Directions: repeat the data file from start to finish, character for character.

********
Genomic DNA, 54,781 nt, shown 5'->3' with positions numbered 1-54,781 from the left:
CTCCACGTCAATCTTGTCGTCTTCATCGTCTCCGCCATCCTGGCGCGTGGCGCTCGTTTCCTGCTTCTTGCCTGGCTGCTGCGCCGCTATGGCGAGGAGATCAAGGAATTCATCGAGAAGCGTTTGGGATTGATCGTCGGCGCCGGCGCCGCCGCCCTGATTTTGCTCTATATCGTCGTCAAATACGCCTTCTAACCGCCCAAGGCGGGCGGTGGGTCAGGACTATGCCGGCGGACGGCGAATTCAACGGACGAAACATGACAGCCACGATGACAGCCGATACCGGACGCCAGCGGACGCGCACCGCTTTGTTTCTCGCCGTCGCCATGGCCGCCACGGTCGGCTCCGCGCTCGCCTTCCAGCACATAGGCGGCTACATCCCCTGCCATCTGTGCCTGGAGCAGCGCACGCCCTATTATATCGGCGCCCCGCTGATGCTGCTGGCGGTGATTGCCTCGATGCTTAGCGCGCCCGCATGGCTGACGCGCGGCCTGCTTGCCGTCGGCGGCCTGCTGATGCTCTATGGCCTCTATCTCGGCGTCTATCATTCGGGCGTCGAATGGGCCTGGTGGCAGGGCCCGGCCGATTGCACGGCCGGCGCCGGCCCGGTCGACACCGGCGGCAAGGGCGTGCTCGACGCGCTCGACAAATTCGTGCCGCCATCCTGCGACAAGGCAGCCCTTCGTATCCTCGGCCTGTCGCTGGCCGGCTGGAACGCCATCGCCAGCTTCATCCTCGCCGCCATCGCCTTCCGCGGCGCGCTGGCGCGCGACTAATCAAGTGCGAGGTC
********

Genomic DNA, 54,781 nt, shown 5'->3' with positions numbered 1-54,781 from the left:
CTCCACGTCAATCTTGTCGTCTTCATCGTCTCCGCCATCCTGGCGCGTGGCGCTCGTTTCCTGCTTCTTGCCTGGCTGCTGCGCCGCTATGGCGAGGAGATCAAGGAATTCATCGAGAAGCGTTTGGGATTGATCGTCGGCGCCGGCGCCGCCGCCCTGATTTTGCTCTATATCGTCGTCAAATACGCCTTCTAACCGCCCAAGGCGGGCGGTGGGTCAGGACTATGCCGGCGGACGGCGAATTCAACGGACGAAACATGACAGCCACGATGACAGCCGATACCGGACGCCAGCGGACGCGCACCGCTTTGTTTCTCGCCGTCGCCATGGCCGCCACGGTCGGCTCCGCGCTCGCCTTCCAGCACATAGGCGGCTACATCCCCTGCCATCTGTGCCTGGAGCAGCGCACGCCCTATTATATCGGCGCCCCGCTGATGCTGCTGGCGGTGATTGCCTCGATGCTTAGCGCGCCCGCATGGCTGACGCGCGGCCTGCTTGCCGTCGGCGGCCTGCTGATGCTCTATGGCCTCTATCTCGGCGTCTATCATTCGGGCGTCGAATGGGCCTGGTGGCAGGGCCCGGCCGATTGCACGGCCGGCGCCGGCCCGGTCGACACCGGCGGCAAGGGCGTGCTCGACGCGCTCGACAAATTCGTGCCGCCATCCTGCGACAAGGCAGCCCTTCGTATCCTCGGCCTGTCGCTGGCCGGCTGGAACGCCATCGCCAGCTTCATCCTCGCCGCCATCGCCTTCCGCGGCGCGCTGGCGCGCGACTAATCAAGTGCGAGGTC